U.S. Attorney Sally Quillian Yates said of the case, "This case goes beyond a simple burglary. When 40 stolen firearms hit the streets, they could potentially be used in many more serious crimes, including assault and murder. Guns from Georgia continue to be found at crime scenes all over the country, and 40 fresh guns in the hands of criminals certainly could mean many more crime scenes. Now these defendants are going to federal prison, where there is no parole."
"Gun thieves play a deadly role in the chain of violence when firearms fall into the wrong hands. ATF places a major emphasis on solving these crimes," said Special Agent in Charge Gregory Gant of the Bureau of Alcohol, Tobacco, Firearms and Explosives. "When these burglaries occur, the public should expect nothing less than an aggressive investigative effort that leads to sending those responsible to prison, and results in the recovery of stolen firearms before they can be criminally misused."
Tanturri was sentenced to 11 years, three months in prison to be followed by three years of supervised release, and ordered to pay more than $31,000 in restitution.
Lindsey Gravitt was sentenced to one year, eight months in prison to be followed by three years of supervised release, and ordered to pay more than $31,000 in restitution.
Lonny Gravitt was sentenced to three years probation.
According to U.S. Attorney Yates, the charges and other information presented in court: On Nov. 8, 2008, about 3:34 a.m. a monitored alarm system at Bargain Barn, a federal firearms licensee at 3622 Camp Road, Jasper, alerted to a break-in. The surveillance video revealed that Tanturri, Lindsey Gravitt and an unidentified third individual entered the store wearing masks and immediately rushed to several gun counters, smashed the glass cases and took approximately 40 firearms. The investigation continues into the identity of the third individual involved in the burglary.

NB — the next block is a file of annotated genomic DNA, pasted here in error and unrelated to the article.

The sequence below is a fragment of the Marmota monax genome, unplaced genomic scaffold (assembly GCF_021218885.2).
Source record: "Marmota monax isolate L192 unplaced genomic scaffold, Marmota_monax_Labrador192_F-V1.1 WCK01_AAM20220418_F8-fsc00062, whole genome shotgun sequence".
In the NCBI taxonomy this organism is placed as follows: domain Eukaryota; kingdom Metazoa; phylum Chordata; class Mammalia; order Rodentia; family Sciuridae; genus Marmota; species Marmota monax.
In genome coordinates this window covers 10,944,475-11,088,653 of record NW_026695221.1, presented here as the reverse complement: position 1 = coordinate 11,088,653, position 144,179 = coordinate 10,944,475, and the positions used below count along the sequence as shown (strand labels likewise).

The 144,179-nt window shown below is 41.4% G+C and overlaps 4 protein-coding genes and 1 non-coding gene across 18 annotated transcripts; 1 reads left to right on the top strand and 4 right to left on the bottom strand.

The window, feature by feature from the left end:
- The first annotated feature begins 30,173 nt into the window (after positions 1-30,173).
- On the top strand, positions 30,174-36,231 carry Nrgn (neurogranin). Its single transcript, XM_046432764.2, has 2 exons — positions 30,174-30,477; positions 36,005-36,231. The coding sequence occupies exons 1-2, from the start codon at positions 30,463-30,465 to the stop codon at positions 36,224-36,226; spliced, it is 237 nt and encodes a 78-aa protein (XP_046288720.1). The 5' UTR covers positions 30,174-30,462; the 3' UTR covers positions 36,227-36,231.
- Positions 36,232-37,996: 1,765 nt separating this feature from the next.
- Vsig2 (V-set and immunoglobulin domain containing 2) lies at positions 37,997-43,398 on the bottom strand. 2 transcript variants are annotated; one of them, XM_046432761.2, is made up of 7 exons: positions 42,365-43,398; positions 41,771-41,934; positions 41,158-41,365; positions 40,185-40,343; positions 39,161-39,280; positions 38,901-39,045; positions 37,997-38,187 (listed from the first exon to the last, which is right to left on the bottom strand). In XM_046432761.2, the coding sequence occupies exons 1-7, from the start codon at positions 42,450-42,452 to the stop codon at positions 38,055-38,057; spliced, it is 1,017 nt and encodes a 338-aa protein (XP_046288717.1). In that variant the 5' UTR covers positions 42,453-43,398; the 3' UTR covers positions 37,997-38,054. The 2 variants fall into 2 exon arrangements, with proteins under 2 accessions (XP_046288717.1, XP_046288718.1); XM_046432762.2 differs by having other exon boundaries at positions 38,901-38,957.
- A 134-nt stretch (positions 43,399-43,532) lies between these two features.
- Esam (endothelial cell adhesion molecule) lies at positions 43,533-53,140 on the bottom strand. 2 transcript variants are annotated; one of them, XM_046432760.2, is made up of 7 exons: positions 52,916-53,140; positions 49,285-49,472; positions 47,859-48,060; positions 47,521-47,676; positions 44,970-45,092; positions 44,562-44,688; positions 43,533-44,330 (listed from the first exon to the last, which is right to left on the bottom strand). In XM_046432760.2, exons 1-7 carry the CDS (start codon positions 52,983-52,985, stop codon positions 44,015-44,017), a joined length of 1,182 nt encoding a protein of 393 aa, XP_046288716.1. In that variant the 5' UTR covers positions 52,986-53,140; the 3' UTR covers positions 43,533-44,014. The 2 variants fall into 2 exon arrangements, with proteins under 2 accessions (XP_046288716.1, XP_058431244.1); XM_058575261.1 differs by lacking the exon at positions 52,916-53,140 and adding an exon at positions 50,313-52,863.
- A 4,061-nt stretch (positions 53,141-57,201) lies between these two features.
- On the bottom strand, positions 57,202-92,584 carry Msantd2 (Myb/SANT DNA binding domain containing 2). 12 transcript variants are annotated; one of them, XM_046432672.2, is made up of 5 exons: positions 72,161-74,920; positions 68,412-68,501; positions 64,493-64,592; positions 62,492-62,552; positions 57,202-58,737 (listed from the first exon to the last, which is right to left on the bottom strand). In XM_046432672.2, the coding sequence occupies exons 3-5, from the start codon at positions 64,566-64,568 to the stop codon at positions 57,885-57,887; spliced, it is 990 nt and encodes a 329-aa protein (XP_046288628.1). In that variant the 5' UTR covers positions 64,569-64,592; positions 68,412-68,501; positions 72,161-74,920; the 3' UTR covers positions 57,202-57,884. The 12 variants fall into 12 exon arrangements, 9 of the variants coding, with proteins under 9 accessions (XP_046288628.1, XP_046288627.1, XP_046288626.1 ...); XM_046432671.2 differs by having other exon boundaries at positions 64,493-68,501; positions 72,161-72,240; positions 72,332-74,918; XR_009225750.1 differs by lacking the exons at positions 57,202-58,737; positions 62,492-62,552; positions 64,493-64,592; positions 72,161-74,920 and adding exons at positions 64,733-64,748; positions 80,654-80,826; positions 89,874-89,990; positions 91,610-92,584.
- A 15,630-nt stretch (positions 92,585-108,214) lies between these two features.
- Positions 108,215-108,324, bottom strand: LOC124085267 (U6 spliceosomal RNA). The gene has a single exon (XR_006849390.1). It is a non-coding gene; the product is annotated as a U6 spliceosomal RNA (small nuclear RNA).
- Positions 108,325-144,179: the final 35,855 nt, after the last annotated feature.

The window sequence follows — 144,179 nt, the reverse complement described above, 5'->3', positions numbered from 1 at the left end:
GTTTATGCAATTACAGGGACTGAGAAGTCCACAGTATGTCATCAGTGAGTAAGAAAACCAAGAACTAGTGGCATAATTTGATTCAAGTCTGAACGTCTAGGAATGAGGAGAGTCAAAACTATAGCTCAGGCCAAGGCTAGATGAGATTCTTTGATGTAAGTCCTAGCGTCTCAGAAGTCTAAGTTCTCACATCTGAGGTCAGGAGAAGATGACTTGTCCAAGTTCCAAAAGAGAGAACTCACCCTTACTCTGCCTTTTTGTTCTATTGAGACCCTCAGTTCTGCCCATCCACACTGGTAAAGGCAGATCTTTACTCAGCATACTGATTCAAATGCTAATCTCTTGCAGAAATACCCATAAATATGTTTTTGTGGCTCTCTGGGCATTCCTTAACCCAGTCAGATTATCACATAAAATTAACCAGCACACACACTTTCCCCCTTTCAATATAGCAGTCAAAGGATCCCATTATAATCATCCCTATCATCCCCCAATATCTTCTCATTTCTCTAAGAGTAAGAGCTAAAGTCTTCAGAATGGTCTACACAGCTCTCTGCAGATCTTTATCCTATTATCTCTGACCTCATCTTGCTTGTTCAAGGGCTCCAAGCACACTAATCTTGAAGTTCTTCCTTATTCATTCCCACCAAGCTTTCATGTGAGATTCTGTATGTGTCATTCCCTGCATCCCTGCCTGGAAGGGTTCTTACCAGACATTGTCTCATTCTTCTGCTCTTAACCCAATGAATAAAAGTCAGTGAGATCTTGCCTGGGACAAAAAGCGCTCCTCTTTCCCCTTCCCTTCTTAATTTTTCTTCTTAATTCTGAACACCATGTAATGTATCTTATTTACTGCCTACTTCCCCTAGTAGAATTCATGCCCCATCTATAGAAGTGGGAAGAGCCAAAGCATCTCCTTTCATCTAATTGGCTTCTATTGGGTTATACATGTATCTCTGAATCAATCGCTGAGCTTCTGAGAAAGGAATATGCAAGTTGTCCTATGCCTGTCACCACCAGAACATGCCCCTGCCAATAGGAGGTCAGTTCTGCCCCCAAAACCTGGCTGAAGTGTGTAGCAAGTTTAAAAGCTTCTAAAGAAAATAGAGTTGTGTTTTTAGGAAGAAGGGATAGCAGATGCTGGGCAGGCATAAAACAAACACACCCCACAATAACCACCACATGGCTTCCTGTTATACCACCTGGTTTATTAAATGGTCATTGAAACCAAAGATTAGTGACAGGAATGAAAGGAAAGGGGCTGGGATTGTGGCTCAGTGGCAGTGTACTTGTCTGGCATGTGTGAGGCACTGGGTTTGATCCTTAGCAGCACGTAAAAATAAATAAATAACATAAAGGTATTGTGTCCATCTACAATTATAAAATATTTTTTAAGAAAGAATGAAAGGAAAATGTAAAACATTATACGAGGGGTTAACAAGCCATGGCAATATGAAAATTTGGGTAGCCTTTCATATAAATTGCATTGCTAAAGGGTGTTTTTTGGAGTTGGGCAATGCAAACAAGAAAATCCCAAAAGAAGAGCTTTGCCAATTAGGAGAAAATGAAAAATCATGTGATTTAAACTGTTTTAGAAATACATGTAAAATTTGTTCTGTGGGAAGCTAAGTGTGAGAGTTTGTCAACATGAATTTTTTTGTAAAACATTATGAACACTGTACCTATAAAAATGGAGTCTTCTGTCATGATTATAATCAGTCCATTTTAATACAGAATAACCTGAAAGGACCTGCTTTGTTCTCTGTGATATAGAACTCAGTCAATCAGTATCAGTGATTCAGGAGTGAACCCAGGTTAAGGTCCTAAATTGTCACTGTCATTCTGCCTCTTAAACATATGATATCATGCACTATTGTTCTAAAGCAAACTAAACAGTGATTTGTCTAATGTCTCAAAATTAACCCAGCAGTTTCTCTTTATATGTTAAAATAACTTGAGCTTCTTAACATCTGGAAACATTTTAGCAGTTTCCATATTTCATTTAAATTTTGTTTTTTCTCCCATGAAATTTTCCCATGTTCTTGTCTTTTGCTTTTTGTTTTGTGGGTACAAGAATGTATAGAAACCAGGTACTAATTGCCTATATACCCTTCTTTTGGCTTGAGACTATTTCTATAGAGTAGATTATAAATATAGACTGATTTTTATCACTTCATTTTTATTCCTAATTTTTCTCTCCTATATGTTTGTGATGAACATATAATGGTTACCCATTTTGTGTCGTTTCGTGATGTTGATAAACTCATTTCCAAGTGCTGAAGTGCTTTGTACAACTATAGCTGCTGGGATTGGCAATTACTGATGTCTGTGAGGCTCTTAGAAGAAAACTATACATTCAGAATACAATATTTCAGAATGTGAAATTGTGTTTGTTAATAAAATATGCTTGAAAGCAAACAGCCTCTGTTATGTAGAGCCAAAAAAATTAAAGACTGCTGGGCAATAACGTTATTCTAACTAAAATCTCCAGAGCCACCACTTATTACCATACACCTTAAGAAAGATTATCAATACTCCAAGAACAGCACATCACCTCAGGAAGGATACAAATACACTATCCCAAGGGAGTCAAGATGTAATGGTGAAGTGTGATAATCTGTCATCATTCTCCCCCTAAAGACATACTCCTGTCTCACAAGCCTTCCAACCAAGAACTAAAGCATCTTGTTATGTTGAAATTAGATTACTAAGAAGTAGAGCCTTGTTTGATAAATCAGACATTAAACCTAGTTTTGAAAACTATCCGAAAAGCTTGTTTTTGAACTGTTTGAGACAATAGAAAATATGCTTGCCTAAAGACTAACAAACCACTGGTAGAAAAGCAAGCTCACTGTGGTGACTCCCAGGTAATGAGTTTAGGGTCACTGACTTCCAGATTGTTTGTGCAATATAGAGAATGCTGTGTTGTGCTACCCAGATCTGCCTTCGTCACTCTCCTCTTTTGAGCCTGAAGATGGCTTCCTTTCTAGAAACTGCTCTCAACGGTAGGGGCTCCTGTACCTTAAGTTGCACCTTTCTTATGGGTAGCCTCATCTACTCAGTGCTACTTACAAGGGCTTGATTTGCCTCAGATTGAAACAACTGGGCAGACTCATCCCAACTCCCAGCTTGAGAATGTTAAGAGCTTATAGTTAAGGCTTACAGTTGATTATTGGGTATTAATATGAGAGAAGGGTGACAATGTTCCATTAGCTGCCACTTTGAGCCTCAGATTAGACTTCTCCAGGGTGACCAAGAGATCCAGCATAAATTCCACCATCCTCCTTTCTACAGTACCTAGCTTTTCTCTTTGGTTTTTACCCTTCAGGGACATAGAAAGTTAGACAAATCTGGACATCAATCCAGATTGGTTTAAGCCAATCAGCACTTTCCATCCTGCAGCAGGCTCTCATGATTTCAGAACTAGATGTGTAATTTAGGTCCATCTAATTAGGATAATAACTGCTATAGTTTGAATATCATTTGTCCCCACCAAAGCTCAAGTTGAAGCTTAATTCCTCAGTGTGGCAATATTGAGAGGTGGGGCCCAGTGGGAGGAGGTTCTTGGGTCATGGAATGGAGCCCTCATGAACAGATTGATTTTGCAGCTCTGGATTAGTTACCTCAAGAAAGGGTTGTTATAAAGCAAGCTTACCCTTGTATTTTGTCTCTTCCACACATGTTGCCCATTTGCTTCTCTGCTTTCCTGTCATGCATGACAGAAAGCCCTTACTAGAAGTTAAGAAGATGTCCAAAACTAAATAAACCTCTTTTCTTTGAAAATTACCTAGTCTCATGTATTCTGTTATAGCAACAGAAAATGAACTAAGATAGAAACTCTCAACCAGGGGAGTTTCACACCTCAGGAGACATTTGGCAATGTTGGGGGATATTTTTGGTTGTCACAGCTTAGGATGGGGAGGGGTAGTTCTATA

Lindsey Gravitt and Joe Tanturri pleaded guilty to the theft of 40 firearms from the Bargain Barn, and the receipt, possession, concealment, storage and disposal of the stolen firearms. Lonny Gravitt, Lindsey Gravitt's father, allowed his son to store and hide some of the weapons at Lonny's home in Rydal.
As part of the investigation, agents questioned Lonny Gravitt, who initially said there were no weapons on his property. With the assistance of Lindsey Gravitt, agents went back to the father's property, where Lonny admitted some of the weapons were being hidden. Fourteen of the stolen weapons have been recovered. In addition, when Lonny's home was searched, agents found an illegal sawed-off shotgun not stolen during the burglary. Lonny Gravitt pleaded guilty Feb. 1 to possession of that sawed-off shotgun.
ATF continues to seek the public's assistance in identifying the third accomplice who participated in the burglary and in recovering any of the remaining guns. Anyone with information is encouraged to call ATF's toll-free, 24-hour hotline at 1-888-ATF-TIPS (1-888-283-8477) and may remain anonymous.
This case was investigated by Special Agents of the Bureau of Alcohol, Tobacco, Firearms, and Explosives. Assistant U.S. Attorney Angela M. Jordan prosecuted the case.